0.2.3 • Published 7 months ago

translitro v0.2.3

Weekly downloads
30
License
Apache-2.0
Repository
-
Last release
7 months ago

Translitro

Normalise and transform special characters and non-latin characters (including Chinese and Japanese) to basic latin characters.

Perfect for when needing to transform data for searching, sorting and inserting into systems that support only the basic latin character set.

About

This package stands on the shoulders of these giants:

Note: this library is not intended for use within the browser, due to the size of the dependencies (Japanese data files are ~19mb). If you need to normalise/sanitise data, it is best to do it server-side anyway!

Installation

  npm i translitro
  yarn add translitro

Usage

Within your code, translitro returns a promise with the transliterated output:

const translitro = require("translitro").default;

translitro("åéîøü").then((o) => console.log(o));

// "aeiou"
import translitro from "translitro";

console.log(await translitro("åéîøü"));

// "aeiou"

It's also possible to transliterate values within arrays and objects with a single call:

const translitro = require("translitro").default;

// Array
translitro(["åéîøü", "مرحبا", "γεια σας", "여보세요"]).then((o) =>
  console.log(o)
);

/*
  [
    "aeiou",
    "mrHb",
    "geia sas",
    "yeoboseyo"
  ]
*/

// Object
translitro({
  specialCharacters: "åéîøü",
  arabic: "مرحبا",
  greek: "γεια σας",
  korean: "여보세요",
}).then((o) => console.log(o));

/*
  {
    specialCharacters: "aeiou",
    arabic: "mrHb",
    greek: "geia sas",
    korean: "yeoboseyo"
  }
*/

Post-processing

After transliterating your input, you can apply some post-processes:

// Object
translitro(
  {
    specialCharacters: "åéîøü",
    arabic: "مرحبا",
    greek: "γεια σας",
    korean: "여보세요",
  },
  {
    postProcess: ["upper"],
  }
).then((o) => console.log(o));

/*
  {
    specialCharacters: "AEIOU",
    arabic: "MRHB",
    greek: "GEIA SAS",
    korean: "YEOBOSEYO"
  }
*/

You can also specify multiple post-processes, including custom functions which take a single string input and return a string:

// Object
translitro(
  {
    specialCharacters: "åéîøü",
    arabic: "مرحبا",
    greek: "γεια σας",
    korean: "여보세요",
  },
  {
    postProcess: [
      "upper",
      (i) =>
        i
          .split(/\s+/g)
          .map((o) => o[0])
          .join(" "),
    ],
  }
).then((o) => console.log(o));

/*
  {
    specialCharacters: "A",
    arabic: "M",
    greek: "G S",
    korean: "Y"
  }
*/

Current supported post-processes are:

  • normal (aka normalize, normalise): converts any special characters to basic latin versions
  • upper (aka uppercase): does what it says
  • lower (aka lowercase): does what it says
  • title (aka titlecase, capital, capitalcase): does what it says

Note: post-processes are performed in the order that they are declared.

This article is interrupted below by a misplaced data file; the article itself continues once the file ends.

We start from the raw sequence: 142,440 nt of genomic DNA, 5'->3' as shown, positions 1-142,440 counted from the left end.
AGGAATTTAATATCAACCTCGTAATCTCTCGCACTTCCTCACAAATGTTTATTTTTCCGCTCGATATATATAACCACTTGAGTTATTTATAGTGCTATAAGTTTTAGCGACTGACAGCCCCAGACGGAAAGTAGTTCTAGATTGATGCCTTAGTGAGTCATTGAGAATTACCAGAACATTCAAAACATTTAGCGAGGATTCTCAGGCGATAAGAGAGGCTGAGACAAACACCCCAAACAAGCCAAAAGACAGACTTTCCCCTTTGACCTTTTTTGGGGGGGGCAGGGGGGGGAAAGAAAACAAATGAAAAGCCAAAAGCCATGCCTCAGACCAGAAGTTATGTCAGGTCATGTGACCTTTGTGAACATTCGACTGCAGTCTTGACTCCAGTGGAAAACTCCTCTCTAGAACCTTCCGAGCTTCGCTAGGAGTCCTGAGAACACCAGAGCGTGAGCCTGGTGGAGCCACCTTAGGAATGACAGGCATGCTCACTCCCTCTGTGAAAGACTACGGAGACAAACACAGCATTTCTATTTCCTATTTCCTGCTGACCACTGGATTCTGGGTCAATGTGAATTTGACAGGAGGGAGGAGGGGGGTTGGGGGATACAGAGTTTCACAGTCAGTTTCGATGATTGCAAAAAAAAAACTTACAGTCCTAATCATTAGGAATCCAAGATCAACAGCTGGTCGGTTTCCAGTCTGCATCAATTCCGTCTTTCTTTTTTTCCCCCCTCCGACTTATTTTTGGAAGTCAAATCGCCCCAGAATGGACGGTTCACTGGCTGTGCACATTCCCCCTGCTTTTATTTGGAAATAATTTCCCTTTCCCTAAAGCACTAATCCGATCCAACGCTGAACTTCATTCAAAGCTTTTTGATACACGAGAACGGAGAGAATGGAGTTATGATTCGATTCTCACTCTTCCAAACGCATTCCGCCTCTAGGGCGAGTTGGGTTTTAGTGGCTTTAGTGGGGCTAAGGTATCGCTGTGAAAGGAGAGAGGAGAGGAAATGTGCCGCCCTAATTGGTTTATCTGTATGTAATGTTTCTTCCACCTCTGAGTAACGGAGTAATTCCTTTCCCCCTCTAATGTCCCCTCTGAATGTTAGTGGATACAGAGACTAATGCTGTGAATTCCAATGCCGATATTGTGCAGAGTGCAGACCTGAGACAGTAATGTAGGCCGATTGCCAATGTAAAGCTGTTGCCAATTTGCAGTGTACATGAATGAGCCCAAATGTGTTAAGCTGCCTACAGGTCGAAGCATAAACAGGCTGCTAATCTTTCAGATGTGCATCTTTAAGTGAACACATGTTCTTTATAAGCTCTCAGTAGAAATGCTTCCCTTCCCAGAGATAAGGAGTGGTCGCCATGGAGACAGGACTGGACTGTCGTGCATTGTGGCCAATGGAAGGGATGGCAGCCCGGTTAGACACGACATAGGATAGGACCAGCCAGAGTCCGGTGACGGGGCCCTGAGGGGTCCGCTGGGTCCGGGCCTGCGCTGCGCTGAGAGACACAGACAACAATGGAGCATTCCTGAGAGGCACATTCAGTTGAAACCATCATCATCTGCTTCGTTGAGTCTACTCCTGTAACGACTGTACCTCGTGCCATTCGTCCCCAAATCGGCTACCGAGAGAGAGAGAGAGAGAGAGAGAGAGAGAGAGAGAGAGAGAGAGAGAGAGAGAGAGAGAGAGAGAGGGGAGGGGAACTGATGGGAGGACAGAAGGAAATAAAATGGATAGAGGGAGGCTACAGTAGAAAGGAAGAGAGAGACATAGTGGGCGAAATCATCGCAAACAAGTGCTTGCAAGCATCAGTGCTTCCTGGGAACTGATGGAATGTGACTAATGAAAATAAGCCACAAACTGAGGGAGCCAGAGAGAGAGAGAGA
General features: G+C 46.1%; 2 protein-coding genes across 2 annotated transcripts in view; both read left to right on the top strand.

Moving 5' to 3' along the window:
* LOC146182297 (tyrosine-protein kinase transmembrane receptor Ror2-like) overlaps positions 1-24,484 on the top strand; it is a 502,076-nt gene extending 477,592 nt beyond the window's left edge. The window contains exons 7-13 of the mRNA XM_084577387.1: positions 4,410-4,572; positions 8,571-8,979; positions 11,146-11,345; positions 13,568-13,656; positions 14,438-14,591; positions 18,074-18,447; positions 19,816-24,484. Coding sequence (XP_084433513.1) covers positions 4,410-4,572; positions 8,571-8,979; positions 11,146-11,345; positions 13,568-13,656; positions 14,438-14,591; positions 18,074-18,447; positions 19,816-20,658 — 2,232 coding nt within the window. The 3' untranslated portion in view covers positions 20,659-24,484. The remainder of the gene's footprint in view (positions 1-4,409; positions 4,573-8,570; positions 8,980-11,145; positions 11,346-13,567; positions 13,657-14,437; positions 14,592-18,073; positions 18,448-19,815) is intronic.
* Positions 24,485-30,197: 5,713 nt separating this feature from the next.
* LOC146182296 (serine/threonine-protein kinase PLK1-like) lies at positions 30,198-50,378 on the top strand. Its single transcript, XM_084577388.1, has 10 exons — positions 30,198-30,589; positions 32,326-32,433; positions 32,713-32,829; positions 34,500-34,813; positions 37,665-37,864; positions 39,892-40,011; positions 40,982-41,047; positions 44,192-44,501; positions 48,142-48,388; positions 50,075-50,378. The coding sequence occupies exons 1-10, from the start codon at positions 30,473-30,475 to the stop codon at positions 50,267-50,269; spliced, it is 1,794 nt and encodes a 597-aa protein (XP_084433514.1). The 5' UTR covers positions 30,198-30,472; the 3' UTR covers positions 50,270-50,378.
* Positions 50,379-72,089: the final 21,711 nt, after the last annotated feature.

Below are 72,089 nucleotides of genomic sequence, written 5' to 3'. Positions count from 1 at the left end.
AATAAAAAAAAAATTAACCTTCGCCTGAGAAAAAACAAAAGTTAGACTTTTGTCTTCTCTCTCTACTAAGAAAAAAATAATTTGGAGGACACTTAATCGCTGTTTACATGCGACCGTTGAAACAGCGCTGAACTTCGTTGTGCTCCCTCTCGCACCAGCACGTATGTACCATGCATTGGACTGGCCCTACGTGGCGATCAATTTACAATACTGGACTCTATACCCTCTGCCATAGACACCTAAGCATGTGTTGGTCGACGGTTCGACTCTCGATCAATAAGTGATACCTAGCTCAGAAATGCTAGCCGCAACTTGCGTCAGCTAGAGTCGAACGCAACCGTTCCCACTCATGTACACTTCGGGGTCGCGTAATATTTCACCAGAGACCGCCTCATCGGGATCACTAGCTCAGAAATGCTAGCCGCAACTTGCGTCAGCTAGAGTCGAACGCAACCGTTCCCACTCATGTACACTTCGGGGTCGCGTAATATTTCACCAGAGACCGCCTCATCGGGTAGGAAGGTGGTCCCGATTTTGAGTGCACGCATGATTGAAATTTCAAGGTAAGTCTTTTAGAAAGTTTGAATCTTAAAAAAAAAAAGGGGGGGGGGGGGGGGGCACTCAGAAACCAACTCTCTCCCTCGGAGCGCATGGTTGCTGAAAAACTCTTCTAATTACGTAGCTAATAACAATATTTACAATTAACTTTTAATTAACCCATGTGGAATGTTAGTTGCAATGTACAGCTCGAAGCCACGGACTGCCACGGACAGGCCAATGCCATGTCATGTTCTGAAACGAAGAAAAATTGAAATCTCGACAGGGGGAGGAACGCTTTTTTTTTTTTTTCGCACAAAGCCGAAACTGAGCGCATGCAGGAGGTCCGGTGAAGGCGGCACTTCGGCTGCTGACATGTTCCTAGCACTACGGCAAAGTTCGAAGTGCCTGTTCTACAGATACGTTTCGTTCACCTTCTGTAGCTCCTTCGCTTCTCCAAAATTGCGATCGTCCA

Transliterate Chinese and Japanese

When transliterating Chinese and/or Japanese you will have to do those values separately due to needing to specify the input from parameter:

Chinese

It's necessary to specify { from: "zh" } in options when transliterating Chinese characters:

translitro(["欢迎", "歡迎"], { from: "zh" }).then((o) => console.log(o));
// ["huan ying", "huan ying"]

You can also affect the output by specifying the to option (accepts "normal" | "tone2" | "to3ne" | "initials" | "firstLetter"):

translitro(["欢迎", "歡迎"], { from: "zh", to: "initials" }).then((o) =>
  console.log(o)
);
// ["h", "h"]

Simplified and Traditional forms are both handled easily for Chinese characters, thanks to the might of pinyin

Japanese

translitro(["良い一日", "こんにちは", "こうし", "フョ"], {
  from: "ja",
}).then((o) => console.log(o));
// ["yoi ichi nichi", "konnichiwa", "ko shi", "fuyo"]

Note: there are three romaji systems supported: passport, hepburn and nippon. passport is the default as hepburn and nippon can also include special characters outside the standard basic latin set, such as ô and ō.

It's also possible to transliterate Japanese to hiragana and katakana:

translitro(["良い一日", "こんにちは", "こうし" /*, "フョ" */], {
  from: "ja",
  to: "hiragana",
}).then((o) => console.log(o));
// ["よいいちにち", "こんにちは", "こうし" /*, "ふょ" */]

Note: there's an outstanding issue on kuroshiro where in some cases it can't convert katakana to hiragana.

translitro(["良い一日", "こんにちは", "こうし", "フョ"], {
  from: "ja",
  to: "katakana",
}).then((o) => console.log(o));
// ["ヨイイチニチ", "コンニチハ", "コウジ", "フョ"]

Japanese katakana, hiragana and kanji forms are handled thanks to the might of kuroshiro and kuroshiro-analyzer-kuromoji

Development

To download external dependencies:

  npm i

To run tests (using Jest):

  npm test
  npm run test:watch

Contribute

Got cool ideas? Have questions or feedback? Found a bug? Post an issue

Added a feature? Fixed a bug? Post a PR

License

Apache 2.0

0.2.1

7 months ago

0.2.3

7 months ago

0.2.2

7 months ago

0.2.0

7 months ago

0.1.1

8 months ago

0.1.0

8 months ago